The exponential law parameters were used to calculate asymptotic total magnitudes of 14.11, 13.14, and 12.60 in B, R, and J, respectively.

H${\alpha}$ emission was only detected in a small area near to the center of UGC 685, slightly off towards the south-east. Thus, the recent places of star formation activity show a strong asymmetry in the angular distribution and are well localized. I measured the H${\alpha}$ surface brightness as a function of radius and averaged over the azimuth (for a better comparison with similar profiles for other irregular galaxies presented by Hunter et al. 1998). Naturally, this radial H${\alpha}$ profile is only valid for the small sector (Fig.  2). Outside, the H${\alpha}$ surface brightness is below the detection limits (about $1.5~10^{-16}~{\rm erg~s^{-1}~cm}^{-2}$). Assume that the H${\alpha}$ flux is a good measure of the total number of ionizing photons emitted in a galaxy. This number can be compared to the photons expected from massive stars for a given initial mass function (IMF). Taking into account the lifetimes of the massive stars, a formation rate of hot stars can be derived and extended to a total star formation rate (SFR) by extrapolating to all stars with the IMF. Hunter & Gallagher (1986, see also Gallagher et al. 1984) used a Salpeter function to establish a conversion formula which I used to transform the observed H${\alpha}$ surface brightness of UGC 685 into a star formation rate per ${\rm pc}^{2}$. A distance of 5.5 Mpc was used. Figure 4 show the radial profile. Given the uncertainty in the H${\alpha}$ flux calibration, the only secure feature is the off-center peak in the recent specific star formation activity, and an overall trend that the recent star formation activity drops to larger radii. The shape of the radial distribution of the recent star formation activity in UGC 685 is similar to the one observed in Sex A and IC 1613 (Hunter et al. 1998), even though its overall value is lower than in those two dwarfs. As discussed in more detail by van Zee et al. (1998), an azimutal average of the local SFR (as measured by the H${\alpha}$ flux) can be misleading for irregular dwarf galaxies where the star formation often takes place at only a few places. UGC 685 is obviously a good example for this case. Using again the derivation of Hunter & Gallagher (1986), the total H${\alpha}$ flux from chapter 3.1 can be transformed into an average SFR over the last $\sim 10^7$ yr. I derived 0.003 $M_{\odot}$ yr-1 with an error based on the measurement alone of about 20%. Here again, the result depends on the applied distance value of 5.5 Mpc.

\psfig {,width=8.5cm,clip=t}
}\end{figure} Figure 4: The radial distribution of the recent star formation activity as derived from the H${\alpha}$ flux applying the transformation relation between flux and star formation rate as given by Hunter & Gallagher (1986). A distance of 5.5 Mpc was assumed. This curve is only valid for the sector where HII regions are visible, outside this sector the star formation rate is below the detection limit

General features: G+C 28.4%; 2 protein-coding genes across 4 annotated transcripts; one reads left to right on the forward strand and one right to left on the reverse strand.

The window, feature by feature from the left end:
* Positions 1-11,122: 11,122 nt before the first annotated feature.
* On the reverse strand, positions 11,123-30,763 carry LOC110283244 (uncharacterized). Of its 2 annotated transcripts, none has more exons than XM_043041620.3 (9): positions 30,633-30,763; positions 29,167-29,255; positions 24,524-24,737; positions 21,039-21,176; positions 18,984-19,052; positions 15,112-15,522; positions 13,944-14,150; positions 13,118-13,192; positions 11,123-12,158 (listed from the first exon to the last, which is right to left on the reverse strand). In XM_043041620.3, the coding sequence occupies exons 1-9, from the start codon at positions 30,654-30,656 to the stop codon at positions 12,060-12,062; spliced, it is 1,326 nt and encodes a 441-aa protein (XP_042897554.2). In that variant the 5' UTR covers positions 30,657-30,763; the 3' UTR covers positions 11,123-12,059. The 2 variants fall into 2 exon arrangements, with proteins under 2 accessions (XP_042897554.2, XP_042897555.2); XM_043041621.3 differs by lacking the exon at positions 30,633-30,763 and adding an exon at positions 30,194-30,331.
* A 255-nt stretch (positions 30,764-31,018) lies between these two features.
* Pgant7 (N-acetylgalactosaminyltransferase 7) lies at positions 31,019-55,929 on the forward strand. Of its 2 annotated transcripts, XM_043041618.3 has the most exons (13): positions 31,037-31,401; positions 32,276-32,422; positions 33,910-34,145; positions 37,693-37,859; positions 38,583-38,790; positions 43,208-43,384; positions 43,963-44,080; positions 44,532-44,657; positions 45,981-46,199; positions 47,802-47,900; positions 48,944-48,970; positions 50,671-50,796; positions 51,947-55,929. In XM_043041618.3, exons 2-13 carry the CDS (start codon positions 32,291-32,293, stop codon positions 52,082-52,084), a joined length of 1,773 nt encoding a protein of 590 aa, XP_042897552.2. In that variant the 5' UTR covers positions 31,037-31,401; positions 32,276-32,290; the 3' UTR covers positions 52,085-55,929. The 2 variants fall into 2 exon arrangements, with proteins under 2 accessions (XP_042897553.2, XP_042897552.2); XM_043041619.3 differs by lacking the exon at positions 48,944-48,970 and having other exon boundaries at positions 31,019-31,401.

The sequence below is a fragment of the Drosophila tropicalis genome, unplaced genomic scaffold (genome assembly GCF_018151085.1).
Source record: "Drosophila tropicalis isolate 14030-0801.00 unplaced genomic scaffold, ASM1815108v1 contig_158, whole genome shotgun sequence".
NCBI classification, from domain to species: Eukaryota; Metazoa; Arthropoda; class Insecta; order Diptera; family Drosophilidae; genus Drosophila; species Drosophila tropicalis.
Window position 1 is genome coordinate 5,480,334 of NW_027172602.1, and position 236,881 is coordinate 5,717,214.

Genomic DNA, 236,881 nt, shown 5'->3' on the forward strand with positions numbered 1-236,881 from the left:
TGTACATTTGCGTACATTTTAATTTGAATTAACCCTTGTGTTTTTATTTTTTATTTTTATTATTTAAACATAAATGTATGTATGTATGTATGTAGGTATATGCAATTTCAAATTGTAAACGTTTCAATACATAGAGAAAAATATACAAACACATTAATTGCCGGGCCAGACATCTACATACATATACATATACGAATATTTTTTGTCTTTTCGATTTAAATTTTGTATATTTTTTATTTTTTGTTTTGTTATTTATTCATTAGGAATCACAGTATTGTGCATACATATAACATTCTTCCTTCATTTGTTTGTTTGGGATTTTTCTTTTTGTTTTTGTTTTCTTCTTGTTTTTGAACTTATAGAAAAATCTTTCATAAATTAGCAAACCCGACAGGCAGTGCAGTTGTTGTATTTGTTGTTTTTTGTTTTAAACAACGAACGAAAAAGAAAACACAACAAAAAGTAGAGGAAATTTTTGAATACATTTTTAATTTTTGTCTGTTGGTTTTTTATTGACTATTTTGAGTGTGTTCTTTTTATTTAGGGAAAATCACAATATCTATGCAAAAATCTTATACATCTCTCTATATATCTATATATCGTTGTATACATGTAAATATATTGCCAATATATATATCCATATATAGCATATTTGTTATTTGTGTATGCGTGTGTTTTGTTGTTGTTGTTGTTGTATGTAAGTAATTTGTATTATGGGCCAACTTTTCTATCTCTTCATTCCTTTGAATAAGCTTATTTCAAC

The radial color gradient shows no indication that the average SFR varies strongly with location (Fig. 3). A B-R color map shows a quite homogeneous distribution with only small (5% level) deviations in the central area, where recent (and localized) star formation is already indicated by the HII regions.

3.3 Resolved stellar population

A total of 209 stars are detected in both (B and R) frames, down to a limiting magnitude of 24 in both filters. These stars are identified in Table 3[*]. Fainter than 22.5 in R and 23.0 in B, the photometric errors as estimated by the DAOPHOT PSF fitting algorithm are larger than 0.1. 73 of these stars are projected on or belong to UGC 685. As the CCD frames are by far larger than the galaxy, I can determine the surface density of fore- and background objects with stellar PSF. A statistical correction of 5.1 stars was calculated which leaves about 68 stars belonging to UGC 685. The color distribution of the field stars outside UGC 685 (see Fig. 5) shows that most of the contamination contributes in the red while practically all detected blue objects (B-R < 0.5) belong to the young population in UGC 685.

Artificial star tests were applied inside DAOPHOT to estimate the completeness of the star detection especially in the magnitude range of the supergiants of UGC 685. 50 stars were added in 1 magnitude bins in several experiments for each of these bins. The recovery rate indicates that the completeness starts to drop from almost 100% at 21.9 (22.7) in R (B) and the 50% completeness magnitudes are about 22.9 (23.7) in R (B).

Table 3: Stars found in B and R on the UGC 685 frames. Given are a running number (from B frame), relative frame coordinates in arc sec where +x increases towards East and +y increases towards South, the B magnitudes and their errors according to DAOPHOT (which does not include systematic errors of the calibrations) followed by the same photometric informations for R, and finally B-R

Table 3: continued

Table 3: continued

Figure 5 shows the color-magnitude diagram of the UGC 685. The left part shows all 209 detected points sources and indicates the 50% completeness limit while the right panel presents only those 173 stars where the photometric errors are less than 0.2 in B and R. The open symbols indicate the 136 sources which belong to the field around UGC 685 while the filled dots indicate the 73 sources in UGC 685. 56 of the UGC 685 objects have photometric errors less than 0.2 in both bands.